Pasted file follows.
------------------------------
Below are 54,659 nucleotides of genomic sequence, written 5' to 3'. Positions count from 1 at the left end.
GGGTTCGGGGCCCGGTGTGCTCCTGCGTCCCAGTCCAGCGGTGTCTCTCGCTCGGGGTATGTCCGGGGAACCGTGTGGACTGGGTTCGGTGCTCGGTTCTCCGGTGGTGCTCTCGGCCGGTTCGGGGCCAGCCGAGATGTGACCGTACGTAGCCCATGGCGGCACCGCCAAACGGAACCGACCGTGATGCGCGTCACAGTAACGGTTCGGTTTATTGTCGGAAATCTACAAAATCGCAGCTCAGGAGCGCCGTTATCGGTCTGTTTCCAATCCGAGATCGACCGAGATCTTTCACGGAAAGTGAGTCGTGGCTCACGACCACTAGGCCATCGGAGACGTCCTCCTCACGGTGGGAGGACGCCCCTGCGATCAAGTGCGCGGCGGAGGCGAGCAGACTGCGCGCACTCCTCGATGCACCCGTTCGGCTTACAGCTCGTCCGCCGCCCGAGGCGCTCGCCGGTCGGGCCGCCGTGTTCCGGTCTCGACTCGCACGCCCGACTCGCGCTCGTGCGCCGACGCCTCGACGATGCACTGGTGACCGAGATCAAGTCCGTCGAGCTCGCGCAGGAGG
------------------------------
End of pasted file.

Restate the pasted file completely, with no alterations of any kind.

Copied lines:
Below are 54,659 nucleotides of genomic sequence, written 5' to 3'. Positions count from 1 at the left end.
GGGTTCGGGGCCCGGTGTGCTCCTGCGTCCCAGTCCAGCGGTGTCTCTCGCTCGGGGTATGTCCGGGGAACCGTGTGGACTGGGTTCGGTGCTCGGTTCTCCGGTGGTGCTCTCGGCCGGTTCGGGGCCAGCCGAGATGTGACCGTACGTAGCCCATGGCGGCACCGCCAAACGGAACCGACCGTGATGCGCGTCACAGTAACGGTTCGGTTTATTGTCGGAAATCTACAAAATCGCAGCTCAGGAGCGCCGTTATCGGTCTGTTTCCAATCCGAGATCGACCGAGATCTTTCACGGAAAGTGAGTCGTGGCTCACGACCACTAGGCCATCGGAGACGTCCTCCTCACGGTGGGAGGACGCCCCTGCGATCAAGTGCGCGGCGGAGGCGAGCAGACTGCGCGCACTCCTCGATGCACCCGTTCGGCTTACAGCTCGTCCGCCGCCCGAGGCGCTCGCCGGTCGGGCCGCCGTGTTCCGGTCTCGACTCGCACGCCCGACTCGCGCTCGTGCGCCGACGCCTCGACGATGCACTGGTGACCGAGATCAAGTCCGTCGAGCTCGCGCAGGAGG